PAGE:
Two back-to-back suicides at a juvenile detention center in rural Louisiana raise troubling questions about the state’s justice system and exposes a legacy of abuse and neglect. The explosive findings by recent J-School graduates appear in a documentary short and on the front page of the country’s newspaper of record.
On Oct. 30, Berkeley Journalism alumni Meg Shutzer and Rachel Lauren Mueller (‘20) published an investigation into an egregious legacy of abuse and neglect at Ware Youth Center in Louisiana on the front page of The New York Times. The story follows on the heels of their 26-minute documentary short “8 Days at Ware,” which premiered at the Double Exposure Film Festival in Washington, D.C., three weeks earlier.
Their reporting centers on the back-to-back suicides at Ware juvenile detention facility that took the lives of 13-year old Solan Peterson and 17-year old Jordan Bachman. Over the course of three years, the pair would interview over 160 people, some 115 who had been held at Ware or worked as staffers, who alleged guards routinely punished, degraded, or inflicted pain on their charges.
Through public records requests, Shutzer and Mueller discovered an astonishing 64 suicide attempts at the facility in 2019 and 2020 — the highest rate of suicide attempts at any juvenile facility in Louisiana, according to records from the Louisiana Department of Children and Family Services and Office of Juvenile Justice. The investigation also found numerous cases of sexual abuse at Ware.
Shutzer first heard of the Ware Youth Center after she attended an investigative reporting seminar at Berkeley Journalism, where she was introduced to Ahmed Lavalais, a clinical teaching fellow at Berkeley Law’s Policy Advocacy Clinic. At the time, Shutzer, an award-winning documentary filmmaker who has degrees from Harvard and Stanford, was teaching video classes at San Quentin State Prison as part of her graduate work and was deepening her reporting on criminal justice issues. She embedded in the clinic and traveled with Lavalais’ team to Louisiana to explore the impact of juvenile incarceration on children and families.
In the summer of 2019, Shutzer connected with Peterson’s grandmother, who wanted to share his story, and teamed up with fellow documentary film student Rachel Mueller to produce it as a joint thesis film. Mueller is a documentary filmmaker and cinematographer with a background in community-led storytelling, who has focused her reporting in rural America.
Their reporting evolved into something much bigger than they had initially storyboarded. “It quickly became clear that we were uncovering more than we would be able to fit into the constraints of a 26-minute thesis film that had to be completed by graduation,” Shutzer explained. “Over the next year, we worked with the doc program and the Investigative Reporting Program to produce the film and launch a deeper investigation into the facility.”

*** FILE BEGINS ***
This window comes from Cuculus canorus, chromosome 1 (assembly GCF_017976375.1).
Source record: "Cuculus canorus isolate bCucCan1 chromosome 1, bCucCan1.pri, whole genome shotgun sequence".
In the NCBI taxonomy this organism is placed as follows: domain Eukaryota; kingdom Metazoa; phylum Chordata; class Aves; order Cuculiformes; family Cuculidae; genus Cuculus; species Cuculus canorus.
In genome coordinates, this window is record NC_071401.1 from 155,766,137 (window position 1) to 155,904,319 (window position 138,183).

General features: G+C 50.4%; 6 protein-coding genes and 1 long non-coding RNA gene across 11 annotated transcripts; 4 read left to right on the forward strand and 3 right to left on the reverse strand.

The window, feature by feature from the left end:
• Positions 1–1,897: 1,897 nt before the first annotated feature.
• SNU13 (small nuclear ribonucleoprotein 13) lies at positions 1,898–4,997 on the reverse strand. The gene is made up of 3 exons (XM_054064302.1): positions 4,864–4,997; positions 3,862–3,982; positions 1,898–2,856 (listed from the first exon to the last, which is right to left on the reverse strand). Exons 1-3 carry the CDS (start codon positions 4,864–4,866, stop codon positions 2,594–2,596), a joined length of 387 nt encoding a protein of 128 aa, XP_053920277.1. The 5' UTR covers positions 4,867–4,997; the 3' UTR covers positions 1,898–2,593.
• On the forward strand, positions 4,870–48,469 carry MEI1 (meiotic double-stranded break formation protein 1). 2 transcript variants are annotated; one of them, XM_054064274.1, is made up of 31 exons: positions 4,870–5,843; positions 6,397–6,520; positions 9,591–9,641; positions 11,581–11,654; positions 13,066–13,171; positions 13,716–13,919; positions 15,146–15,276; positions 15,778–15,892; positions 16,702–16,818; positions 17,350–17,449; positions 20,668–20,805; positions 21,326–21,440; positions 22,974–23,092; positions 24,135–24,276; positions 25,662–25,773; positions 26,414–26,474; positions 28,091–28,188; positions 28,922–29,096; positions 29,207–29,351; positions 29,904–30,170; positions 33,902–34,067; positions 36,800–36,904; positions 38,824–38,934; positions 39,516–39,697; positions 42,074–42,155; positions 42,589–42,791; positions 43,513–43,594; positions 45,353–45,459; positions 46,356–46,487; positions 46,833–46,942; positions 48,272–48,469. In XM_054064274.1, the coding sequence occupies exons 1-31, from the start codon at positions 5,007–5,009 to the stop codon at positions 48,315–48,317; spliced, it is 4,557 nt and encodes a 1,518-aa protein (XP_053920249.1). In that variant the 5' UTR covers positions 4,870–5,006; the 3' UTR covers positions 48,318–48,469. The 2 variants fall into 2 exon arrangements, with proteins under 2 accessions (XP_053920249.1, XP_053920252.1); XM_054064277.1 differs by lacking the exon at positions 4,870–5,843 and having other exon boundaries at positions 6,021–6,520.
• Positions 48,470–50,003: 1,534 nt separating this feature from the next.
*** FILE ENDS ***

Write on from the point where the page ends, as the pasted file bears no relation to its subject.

The team secured funding from both the Tribeca Film Institute’s IF/Then Shorts and the Fund for Investigative Journalism, and they found an active mentor in one of the top investigative reporters in the country, Professor David Barstow, the Reva and David Logan Distinguished Chair in Investigative Reporting who leads the IRP.
“From our first meeting with David, it was clear that he believed this story needed to be told,” Shutzer said. “That was three years ago. He has been fighting for us to make it happen ever since — both working in the background to secure funding and connect us to the Times, and spending hours hands-on in the reporting and writing.”
“David has remarkable patience,” Mueller said. “He has taken tremendous time with us, using every moment to teach us new skills and shepherd us forward. He is committed both to this story, but also to supporting us becoming the best journalists we can be. I am exceedingly grateful for his tutelage and to have worked so closely with him for so long.”
Barstow called the 6,400-word investigation a testament to what the IRP is about, empowering students to produce revelatory and essential journalism.
“It has been a privilege to witness the way Rachel and Meg peeled back each horrifying layer of this story these last three years through relentless, meticulous, deeply empathetic reporting,” he said, “What they’ve exposed — after overcoming innumerable obstacles ranging from the pandemic to obstinate public records custodians — reflects their sheer determination to find and document the terrible truth about one of Louisiana’s largest juvenile facilities.”
Filmmakers and fellow alums Cassandra Herrman (‘01) and Kelly Whalen (‘01) served as the pair’s thesis advisers. “They approached the film with such deep care for the families and survivors whose stories they were representing, and did a beautiful job of balancing searing reporting with personal stories of loss, anger and resilience,” Herrman and Whalen reflected jointly about the film.
Because this project focused on a youth detention facility, Shutzer explained, “You can be sure that Rachel and I, both white, grappled with whether we were the right people to tell this story about a system that disproportionately affects Black kids. I appreciate Rachel for many reasons, but one of them is that we were so aligned on this concern and committed to seeking out feedback from people with different identities, looking for our blindspots, and approaching the story through an anti-racist lens.”
Shutzer added, “In the end, we kept going because we felt a responsibility to the people who trusted us with their stories to report what we were finding. Kids should never be able to complete suicide in state custody. It was a tragedy and these deaths were preventable.”
By Aysha Pettigrew and Marlena Telvick
November 30, 2022
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